The victim of that first-inning outburst was Ubaldo Jimenez, who gave up four hits and walked a man before recording an out. By the time the dust settled, the Angels had batted around and Jimenez had hit Howie Kendrick in the head with a pitch, one of 26 thrown that inning.
He would throw 46 more over four innings, and while none of them hit any Angels players, the Halos did hit a few of them. Shortstop Erick Aybar (solo shot) and Albert Pujols (three-run homer) both clubbed homers in the fourth to give the Angels their second four-running frame.
"Ubaldo came out and didn't have very good stuff, especially in that first inning -- too many fat pitches out over the plate, and they hit him around," Acta said.
"I don't even know [what happened]," said Jimenez, who has had an up-and-down first full year with the Indians. "Sometimes I have a good games, sometimes I have a bad game -- definitely have been inconsistent. It's been a really tough year, but I have to keep going, keep working."
Before the Angels knocked around Jimenez for that four-run fourth, Greinke did some hitting of his own.
In the top of the fourth, Greinke hit Indians cleanup man Carlos Santana with a pitch with two out and no men on. Both benches were warned, much to the chagrin of Santana's manager.
"The whole ballpark knew Kendrick wasn't hit on purpose, but the whole ballpark knew that he hit Santana on purpose," Acta said. "Now we're gonna put a warning so we can't retaliate? That's just not fair. ... There's just so much inconsistency in that ruling."
Apparently, "the whole ballpark" didn't include Angels manager Mike Scioscia.
"There was no intent with what Zack was doing," Scioscia said. "[He] wasn't trying to do anything but just get a comeback fastball on the inside to Santana and just pulled it a little bit."
Greinke also denied intent.
"I throw in, just to establish other stuff. I pulled that one a little bit," Greinke said. "People seem to think any time I throw inside I'm hitting guys on purpose. I don't understand it."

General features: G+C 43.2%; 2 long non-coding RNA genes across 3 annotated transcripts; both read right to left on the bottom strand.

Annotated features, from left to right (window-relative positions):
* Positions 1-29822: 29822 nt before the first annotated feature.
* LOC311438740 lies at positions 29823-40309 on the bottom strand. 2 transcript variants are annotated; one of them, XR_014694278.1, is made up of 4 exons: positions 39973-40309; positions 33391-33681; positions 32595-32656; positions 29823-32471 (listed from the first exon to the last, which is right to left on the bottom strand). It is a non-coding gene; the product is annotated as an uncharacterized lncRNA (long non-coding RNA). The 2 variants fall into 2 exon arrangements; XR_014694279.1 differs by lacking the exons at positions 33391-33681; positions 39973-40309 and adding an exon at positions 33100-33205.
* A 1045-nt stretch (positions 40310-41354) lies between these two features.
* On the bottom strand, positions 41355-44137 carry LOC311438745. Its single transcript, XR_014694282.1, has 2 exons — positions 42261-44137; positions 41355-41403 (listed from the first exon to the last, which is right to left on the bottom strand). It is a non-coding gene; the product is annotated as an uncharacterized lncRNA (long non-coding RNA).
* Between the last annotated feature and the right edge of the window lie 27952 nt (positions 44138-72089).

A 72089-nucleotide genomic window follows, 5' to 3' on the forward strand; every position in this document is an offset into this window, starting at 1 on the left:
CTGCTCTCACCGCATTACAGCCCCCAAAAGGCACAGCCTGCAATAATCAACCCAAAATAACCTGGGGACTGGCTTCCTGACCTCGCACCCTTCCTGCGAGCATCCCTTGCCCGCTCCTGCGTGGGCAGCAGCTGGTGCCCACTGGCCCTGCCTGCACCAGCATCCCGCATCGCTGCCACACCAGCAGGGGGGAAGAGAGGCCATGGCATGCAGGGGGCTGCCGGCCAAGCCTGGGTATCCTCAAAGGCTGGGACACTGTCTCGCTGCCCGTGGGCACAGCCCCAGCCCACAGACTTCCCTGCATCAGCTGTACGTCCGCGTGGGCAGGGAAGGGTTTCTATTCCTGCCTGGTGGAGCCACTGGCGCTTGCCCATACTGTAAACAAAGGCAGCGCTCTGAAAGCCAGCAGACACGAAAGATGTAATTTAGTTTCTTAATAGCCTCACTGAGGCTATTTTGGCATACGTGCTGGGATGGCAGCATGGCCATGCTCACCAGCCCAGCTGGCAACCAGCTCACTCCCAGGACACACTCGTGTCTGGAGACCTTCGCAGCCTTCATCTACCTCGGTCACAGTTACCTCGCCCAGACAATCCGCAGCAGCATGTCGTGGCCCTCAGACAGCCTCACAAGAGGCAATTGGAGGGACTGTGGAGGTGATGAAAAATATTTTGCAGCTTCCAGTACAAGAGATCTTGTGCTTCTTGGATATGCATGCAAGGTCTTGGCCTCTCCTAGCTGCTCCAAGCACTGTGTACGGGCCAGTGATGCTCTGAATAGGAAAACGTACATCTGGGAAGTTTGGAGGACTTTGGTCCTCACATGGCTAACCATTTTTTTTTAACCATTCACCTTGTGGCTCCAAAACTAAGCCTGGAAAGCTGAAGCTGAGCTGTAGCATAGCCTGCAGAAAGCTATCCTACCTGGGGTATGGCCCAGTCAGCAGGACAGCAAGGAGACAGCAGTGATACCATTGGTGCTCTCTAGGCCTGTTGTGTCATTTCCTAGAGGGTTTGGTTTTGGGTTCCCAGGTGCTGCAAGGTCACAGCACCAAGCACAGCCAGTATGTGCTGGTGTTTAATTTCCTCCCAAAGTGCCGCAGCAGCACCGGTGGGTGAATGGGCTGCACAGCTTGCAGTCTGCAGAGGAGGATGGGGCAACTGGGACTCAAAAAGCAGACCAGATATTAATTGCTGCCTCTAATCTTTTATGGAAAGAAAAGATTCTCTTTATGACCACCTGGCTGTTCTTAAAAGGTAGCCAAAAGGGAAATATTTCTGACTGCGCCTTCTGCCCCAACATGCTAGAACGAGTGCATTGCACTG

Whether the ruling was warranted, Indians center fielder Michael Brantley provided his manager with some consolation, clubbing a two-run homer on the very next pitch to bring his team within two.
But the Angels added their four-run bottom of the fourth and another run in the sixth, again courtesy of Pujols, who upped his RBI total to four on the night with a ringing double to drive in Torii Hunter. Hunter, the No. 2 hitter, and leadoff man Mike Trout joined Pujols in pacing the Angels offense, combining for six hits, five RBIs and six runs scored.
That attack appeared to be more than enough for Greinke, who held the Indians down as his teammates piled on -- that is until the seventh inning.
Sparked by a Brantley leadoff single, three of the first four Indians singled to put Greinke in a bases-loaded, one-out jam. But while left fielder Ezequiel Carrera was able to beat out a chopper for an RBI single, Greinke induced a Jason Kipnis RBI groundout before striking out shortstop Asdrubal Cabrera to minimize the damage and maintain a 9-4 lead.
It's a good thing he did, as Cleveland wasn't quite done. Greinke handed the ball to LaTroy Hawkins, who got two quick outs in the eighth before Brantley singled again. That set up Casey Kotchman, who clubbed a two-run homer to right that pulled Cleveland within three.
But that's where the comeback ended, as Angels closer Ernesto Frieri worked a perfect ninth for his 14th save. Still, despite the ominous start, the Indians certainly made a run at turning the tables on the Angels.
"It's hard to win a ballgame at this level, and it's even harder to come back from a 4-0 lead, but you still have to go out there and fight," Acta said. "These guys did. It's just not every day you can come back from a [six-run] deficit."